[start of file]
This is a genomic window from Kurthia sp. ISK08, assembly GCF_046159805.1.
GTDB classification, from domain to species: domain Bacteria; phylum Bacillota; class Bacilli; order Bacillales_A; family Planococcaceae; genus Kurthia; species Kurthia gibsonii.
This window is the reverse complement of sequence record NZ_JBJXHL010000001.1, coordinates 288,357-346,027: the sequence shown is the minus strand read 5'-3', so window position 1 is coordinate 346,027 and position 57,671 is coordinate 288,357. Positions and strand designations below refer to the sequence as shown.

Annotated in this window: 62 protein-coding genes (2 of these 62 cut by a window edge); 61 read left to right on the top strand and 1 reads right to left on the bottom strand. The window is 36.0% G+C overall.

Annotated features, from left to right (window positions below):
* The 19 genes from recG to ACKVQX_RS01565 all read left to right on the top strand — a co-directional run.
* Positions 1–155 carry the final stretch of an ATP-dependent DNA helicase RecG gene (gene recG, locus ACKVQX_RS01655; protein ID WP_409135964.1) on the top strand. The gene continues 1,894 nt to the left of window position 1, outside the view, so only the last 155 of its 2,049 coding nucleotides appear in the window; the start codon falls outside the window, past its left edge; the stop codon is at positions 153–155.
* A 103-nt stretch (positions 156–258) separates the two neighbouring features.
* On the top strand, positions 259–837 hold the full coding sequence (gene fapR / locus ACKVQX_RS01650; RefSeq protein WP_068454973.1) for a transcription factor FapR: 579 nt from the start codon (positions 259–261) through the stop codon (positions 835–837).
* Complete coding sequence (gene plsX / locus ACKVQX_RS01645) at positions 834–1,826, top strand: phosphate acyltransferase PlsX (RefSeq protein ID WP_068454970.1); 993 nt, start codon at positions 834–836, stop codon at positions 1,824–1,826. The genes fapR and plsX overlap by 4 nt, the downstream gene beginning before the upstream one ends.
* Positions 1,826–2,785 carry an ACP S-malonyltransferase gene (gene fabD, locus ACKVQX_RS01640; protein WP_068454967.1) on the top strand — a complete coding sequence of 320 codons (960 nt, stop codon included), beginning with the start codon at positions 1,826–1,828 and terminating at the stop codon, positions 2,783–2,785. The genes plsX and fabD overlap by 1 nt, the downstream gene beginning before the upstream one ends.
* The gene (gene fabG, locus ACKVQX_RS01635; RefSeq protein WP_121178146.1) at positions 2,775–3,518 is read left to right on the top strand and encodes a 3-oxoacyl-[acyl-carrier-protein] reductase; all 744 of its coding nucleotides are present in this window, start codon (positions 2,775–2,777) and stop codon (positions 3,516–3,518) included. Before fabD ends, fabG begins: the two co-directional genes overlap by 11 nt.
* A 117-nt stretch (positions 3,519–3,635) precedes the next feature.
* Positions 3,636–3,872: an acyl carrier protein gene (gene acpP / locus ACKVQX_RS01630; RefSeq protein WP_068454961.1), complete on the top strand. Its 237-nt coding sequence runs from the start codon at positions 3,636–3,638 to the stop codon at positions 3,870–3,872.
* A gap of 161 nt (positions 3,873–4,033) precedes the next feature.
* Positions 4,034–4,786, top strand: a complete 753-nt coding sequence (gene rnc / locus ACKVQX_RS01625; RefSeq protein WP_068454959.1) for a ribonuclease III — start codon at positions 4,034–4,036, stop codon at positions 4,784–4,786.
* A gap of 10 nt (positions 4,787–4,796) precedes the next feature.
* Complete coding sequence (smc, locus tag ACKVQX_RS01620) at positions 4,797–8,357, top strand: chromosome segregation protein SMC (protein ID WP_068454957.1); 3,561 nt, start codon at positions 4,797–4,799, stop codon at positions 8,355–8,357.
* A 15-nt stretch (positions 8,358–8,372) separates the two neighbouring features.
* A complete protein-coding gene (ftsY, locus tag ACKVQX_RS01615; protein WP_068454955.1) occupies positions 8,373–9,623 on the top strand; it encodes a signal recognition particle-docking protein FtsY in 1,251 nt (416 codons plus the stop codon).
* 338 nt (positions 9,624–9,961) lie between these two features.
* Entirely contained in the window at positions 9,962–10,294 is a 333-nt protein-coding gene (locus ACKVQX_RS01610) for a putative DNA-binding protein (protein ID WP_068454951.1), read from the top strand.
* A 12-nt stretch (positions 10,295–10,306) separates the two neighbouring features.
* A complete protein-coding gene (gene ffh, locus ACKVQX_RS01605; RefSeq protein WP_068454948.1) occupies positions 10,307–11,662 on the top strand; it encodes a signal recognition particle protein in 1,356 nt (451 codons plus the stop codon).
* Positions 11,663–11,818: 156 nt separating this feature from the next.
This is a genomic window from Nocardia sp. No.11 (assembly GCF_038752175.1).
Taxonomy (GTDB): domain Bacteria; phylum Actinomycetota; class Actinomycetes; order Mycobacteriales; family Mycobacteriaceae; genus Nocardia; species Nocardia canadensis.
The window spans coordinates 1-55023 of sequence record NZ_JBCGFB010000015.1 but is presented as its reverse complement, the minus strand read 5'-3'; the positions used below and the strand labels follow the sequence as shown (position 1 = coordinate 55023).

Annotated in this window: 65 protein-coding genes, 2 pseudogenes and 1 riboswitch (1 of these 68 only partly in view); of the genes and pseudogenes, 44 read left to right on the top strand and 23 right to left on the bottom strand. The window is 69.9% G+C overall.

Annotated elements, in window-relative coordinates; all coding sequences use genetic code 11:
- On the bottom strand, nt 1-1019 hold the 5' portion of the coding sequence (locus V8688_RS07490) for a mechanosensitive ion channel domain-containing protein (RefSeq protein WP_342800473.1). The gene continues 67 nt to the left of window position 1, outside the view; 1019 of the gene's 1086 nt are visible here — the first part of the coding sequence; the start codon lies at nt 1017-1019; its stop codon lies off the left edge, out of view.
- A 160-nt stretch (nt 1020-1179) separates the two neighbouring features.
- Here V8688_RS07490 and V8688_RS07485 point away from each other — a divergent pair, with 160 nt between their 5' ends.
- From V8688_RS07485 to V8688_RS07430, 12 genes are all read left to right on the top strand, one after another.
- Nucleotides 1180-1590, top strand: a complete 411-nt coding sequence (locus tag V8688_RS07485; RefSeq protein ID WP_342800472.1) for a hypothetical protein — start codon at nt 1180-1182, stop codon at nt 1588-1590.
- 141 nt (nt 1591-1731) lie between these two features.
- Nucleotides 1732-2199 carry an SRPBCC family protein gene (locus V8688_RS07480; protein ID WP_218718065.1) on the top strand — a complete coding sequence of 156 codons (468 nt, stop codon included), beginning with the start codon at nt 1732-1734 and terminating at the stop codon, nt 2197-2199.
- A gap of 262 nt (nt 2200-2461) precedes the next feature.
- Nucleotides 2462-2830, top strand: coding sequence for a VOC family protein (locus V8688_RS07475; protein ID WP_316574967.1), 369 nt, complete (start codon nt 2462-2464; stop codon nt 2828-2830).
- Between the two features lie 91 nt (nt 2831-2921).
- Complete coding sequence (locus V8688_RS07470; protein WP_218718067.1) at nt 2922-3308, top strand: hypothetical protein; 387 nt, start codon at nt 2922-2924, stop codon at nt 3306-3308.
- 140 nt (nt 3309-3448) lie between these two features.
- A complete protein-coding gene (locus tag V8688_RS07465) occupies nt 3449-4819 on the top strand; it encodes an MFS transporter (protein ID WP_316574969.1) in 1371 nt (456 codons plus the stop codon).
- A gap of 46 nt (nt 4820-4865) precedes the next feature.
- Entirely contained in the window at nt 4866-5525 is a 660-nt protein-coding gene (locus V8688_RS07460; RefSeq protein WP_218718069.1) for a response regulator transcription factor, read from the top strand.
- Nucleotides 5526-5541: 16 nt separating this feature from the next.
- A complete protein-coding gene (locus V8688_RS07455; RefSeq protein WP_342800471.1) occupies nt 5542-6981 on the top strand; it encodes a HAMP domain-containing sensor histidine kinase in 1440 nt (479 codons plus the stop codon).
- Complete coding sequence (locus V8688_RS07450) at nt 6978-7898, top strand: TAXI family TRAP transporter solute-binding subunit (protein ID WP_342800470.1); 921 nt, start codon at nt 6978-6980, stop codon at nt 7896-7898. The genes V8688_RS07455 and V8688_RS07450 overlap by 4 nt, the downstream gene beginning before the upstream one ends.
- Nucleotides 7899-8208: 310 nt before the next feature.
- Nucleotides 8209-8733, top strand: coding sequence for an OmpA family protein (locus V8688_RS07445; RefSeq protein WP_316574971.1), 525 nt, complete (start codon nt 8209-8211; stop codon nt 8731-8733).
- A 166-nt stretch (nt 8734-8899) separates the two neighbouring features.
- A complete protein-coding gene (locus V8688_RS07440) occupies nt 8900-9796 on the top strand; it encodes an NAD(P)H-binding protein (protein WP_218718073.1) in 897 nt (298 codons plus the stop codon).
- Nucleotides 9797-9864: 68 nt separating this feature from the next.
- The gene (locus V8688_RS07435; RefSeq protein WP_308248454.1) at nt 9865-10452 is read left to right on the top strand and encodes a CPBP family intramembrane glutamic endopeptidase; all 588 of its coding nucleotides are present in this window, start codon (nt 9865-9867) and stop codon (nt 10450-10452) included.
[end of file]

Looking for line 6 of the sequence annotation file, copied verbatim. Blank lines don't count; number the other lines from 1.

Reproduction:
* The 19 genes from recG to ACKVQX_RS01565 all read left to right on the top strand — a co-directional run.